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      Universal Grammar and Biological Variation: An EvoDevo Agenda for Comparative Biolinguistics

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          Recent advances in genetics and neurobiology have greatly increased the degree of variation that one finds in what is taken to provide the biological foundations of our species-specific linguistic capacities. In particular, this variation seems to cast doubt on the purportedly homogeneous nature of the language faculty traditionally captured by the concept of “Universal Grammar.” In this article we discuss what this new source of diversity reveals about the biological reality underlying Universal Grammar. Our discussion leads us to support (1) certain hypotheses advanced in evolutionary developmental biology that argue for the existence of robust biological mechanisms capable of canalizing variation at different levels, and (2) a bottom-up perspective on comparative cognition. We conclude by sketching future directions for what we call “comparative biolinguistics,” specifying which experimental directions may help us succeed in this new research avenue.

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          Most cited references 110

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          Developmental Plasticity and Evolution

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            Evolutionary capacitance as a general feature of complex gene networks.

            An evolutionary capacitor buffers genotypic variation under normal conditions, thereby promoting the accumulation of hidden polymorphism. But it occasionally fails, thereby revealing this variation phenotypically. The principal example of an evolutionary capacitor is Hsp90, a molecular chaperone that targets an important set of signal transduction proteins. Experiments in Drosophila and Arabidopsis have demonstrated three key properties of Hsp90: (1) it suppresses phenotypic variation under normal conditions and releases this variation when functionally compromised; (2) its function is overwhelmed by environmental stress; and (3) it exerts pleiotropic effects on key developmental processes. But whether these properties necessarily make Hsp90 a significant and unique facilitator of adaptation is unclear. Here we use numerical simulations of complex gene networks, as well as genome-scale expression data from yeast single-gene deletion strains, to present a mechanism that extends the scope of evolutionary capacitance beyond the action of Hsp90 alone. We illustrate that most, and perhaps all, genes reveal phenotypic variation when functionally compromised, and that the availability of loss-of-function mutations accelerates adaptation to a new optimum phenotype. However, this effect does not require the mutations to be conditional on the environment. Thus, there might exist a large class of evolutionary capacitors whose effects on phenotypic variation complement the systemic, environment-induced effects of Hsp90.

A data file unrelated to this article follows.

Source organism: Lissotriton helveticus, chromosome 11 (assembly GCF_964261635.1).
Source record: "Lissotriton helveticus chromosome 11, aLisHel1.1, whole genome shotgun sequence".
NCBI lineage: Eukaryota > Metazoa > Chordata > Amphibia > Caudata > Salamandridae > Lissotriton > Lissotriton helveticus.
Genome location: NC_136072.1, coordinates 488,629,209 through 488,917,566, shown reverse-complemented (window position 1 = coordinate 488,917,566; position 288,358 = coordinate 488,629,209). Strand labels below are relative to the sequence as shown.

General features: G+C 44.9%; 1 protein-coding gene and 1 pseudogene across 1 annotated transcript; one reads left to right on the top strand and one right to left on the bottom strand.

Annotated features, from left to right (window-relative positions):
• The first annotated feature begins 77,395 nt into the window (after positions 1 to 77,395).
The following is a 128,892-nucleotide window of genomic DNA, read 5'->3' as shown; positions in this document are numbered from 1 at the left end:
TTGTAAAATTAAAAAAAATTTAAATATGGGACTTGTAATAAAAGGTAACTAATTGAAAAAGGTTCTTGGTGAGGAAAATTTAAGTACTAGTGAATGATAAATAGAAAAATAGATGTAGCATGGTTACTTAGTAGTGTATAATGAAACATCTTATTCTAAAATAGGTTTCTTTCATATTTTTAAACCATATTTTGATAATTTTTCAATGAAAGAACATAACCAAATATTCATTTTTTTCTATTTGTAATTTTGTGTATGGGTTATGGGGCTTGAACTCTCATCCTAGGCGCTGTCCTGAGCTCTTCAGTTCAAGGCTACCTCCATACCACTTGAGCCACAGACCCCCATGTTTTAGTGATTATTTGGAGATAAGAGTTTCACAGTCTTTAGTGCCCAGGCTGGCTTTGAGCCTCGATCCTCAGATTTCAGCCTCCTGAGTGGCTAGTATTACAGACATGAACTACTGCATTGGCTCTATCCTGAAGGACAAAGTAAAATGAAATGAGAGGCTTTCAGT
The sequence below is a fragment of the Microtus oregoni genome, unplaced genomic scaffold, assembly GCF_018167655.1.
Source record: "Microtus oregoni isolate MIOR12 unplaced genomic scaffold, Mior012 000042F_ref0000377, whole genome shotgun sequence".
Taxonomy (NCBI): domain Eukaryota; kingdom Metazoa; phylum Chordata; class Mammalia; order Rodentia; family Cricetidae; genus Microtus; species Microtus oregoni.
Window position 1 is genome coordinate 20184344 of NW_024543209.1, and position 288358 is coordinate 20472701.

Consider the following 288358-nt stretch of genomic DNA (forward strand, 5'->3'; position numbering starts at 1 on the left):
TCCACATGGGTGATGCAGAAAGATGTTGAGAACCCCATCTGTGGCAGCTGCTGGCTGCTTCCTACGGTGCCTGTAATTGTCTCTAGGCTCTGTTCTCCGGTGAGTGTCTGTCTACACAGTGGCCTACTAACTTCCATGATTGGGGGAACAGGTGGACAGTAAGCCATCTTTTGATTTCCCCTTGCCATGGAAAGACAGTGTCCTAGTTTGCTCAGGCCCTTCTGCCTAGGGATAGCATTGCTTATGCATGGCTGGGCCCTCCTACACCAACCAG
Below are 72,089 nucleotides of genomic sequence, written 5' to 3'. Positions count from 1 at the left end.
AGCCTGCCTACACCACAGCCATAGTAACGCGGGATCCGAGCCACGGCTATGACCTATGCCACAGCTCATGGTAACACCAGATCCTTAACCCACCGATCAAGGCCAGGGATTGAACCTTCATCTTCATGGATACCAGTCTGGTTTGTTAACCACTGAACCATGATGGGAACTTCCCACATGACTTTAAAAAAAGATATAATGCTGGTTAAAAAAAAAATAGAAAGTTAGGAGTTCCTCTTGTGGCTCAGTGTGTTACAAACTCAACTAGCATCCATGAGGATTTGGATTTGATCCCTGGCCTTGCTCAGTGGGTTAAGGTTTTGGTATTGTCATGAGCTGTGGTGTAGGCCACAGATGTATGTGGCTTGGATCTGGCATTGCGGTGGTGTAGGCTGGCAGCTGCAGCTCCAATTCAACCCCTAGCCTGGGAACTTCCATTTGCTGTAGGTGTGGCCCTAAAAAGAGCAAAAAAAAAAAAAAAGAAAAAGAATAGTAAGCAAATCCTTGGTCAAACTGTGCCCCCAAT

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              Evo-devo: extending the evolutionary synthesis.

               G. Müller (2007)
              Evolutionary developmental biology (evo-devo) explores the mechanistic relationships between the processes of individual development and phenotypic change during evolution. Although evo-devo is widely acknowledged to be revolutionizing our understanding of how the development of organisms has evolved, its substantial implications for the theoretical basis of evolution are often overlooked. This essay identifies major theoretical themes of current evo-devo research and highlights how its results take evolutionary theory beyond the boundaries of the Modern Synthesis.

                Author and article information

                Biol Theory
                Biol Theory
                Biological Theory
                Springer Netherlands (Dordrecht )
                15 March 2014
                15 March 2014
                : 9
                : 122-134
                [ ]Department of Spanish Philology and its Didactics, University of Huelva, Huelva, Spain
                [ ]Catalan Institute for Research and Advanced Studies (ICREA) & Department of Linguistics, University of Barcelona, Barcelona, Spain
                © The Author(s) 2014

                Open AccessThis article is distributed under the terms of the Creative Commons Attribution License which permits any use, distribution, and reproduction in any medium, provided the original author(s) and the source are credited.

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                © Konrad Lorenz Institute for Evolution and Cognition Research 2014


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